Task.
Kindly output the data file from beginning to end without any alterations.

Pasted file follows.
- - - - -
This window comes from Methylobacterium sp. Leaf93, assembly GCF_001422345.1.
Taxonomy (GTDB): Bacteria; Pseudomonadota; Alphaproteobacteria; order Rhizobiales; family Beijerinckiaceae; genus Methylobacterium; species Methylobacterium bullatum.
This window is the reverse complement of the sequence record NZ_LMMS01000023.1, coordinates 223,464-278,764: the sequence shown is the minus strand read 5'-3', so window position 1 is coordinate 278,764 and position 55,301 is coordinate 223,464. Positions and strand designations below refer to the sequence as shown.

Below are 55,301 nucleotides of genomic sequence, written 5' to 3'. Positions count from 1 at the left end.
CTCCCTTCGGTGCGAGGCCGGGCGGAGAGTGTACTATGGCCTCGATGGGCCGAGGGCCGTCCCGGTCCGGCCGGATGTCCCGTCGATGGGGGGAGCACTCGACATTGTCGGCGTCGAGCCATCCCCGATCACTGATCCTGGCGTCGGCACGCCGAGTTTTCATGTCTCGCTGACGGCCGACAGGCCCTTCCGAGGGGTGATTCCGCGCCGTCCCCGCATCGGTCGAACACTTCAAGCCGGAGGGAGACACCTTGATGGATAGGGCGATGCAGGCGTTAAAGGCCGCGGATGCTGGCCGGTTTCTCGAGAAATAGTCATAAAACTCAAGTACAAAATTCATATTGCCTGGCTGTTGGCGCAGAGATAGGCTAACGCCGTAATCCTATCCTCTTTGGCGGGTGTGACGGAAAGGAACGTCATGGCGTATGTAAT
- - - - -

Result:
This window comes from Methylobacterium sp. Leaf93, assembly GCF_001422345.1.
Taxonomy (GTDB): Bacteria; Pseudomonadota; Alphaproteobacteria; order Rhizobiales; family Beijerinckiaceae; genus Methylobacterium; species Methylobacterium bullatum.
This window is the reverse complement of the sequence record NZ_LMMS01000023.1, coordinates 223,464-278,764: the sequence shown is the minus strand read 5'-3', so window position 1 is coordinate 278,764 and position 55,301 is coordinate 223,464. Positions and strand designations below refer to the sequence as shown.

Below are 55,301 nucleotides of genomic sequence, written 5' to 3'. Positions count from 1 at the left end.
CTCCCTTCGGTGCGAGGCCGGGCGGAGAGTGTACTATGGCCTCGATGGGCCGAGGGCCGTCCCGGTCCGGCCGGATGTCCCGTCGATGGGGGGAGCACTCGACATTGTCGGCGTCGAGCCATCCCCGATCACTGATCCTGGCGTCGGCACGCCGAGTTTTCATGTCTCGCTGACGGCCGACAGGCCCTTCCGAGGGGTGATTCCGCGCCGTCCCCGCATCGGTCGAACACTTCAAGCCGGAGGGAGACACCTTGATGGATAGGGCGATGCAGGCGTTAAAGGCCGCGGATGCTGGCCGGTTTCTCGAGAAATAGTCATAAAACTCAAGTACAAAATTCATATTGCCTGGCTGTTGGCGCAGAGATAGGCTAACGCCGTAATCCTATCCTCTTTGGCGGGTGTGACGGAAAGGAACGTCATGGCGTATGTAAT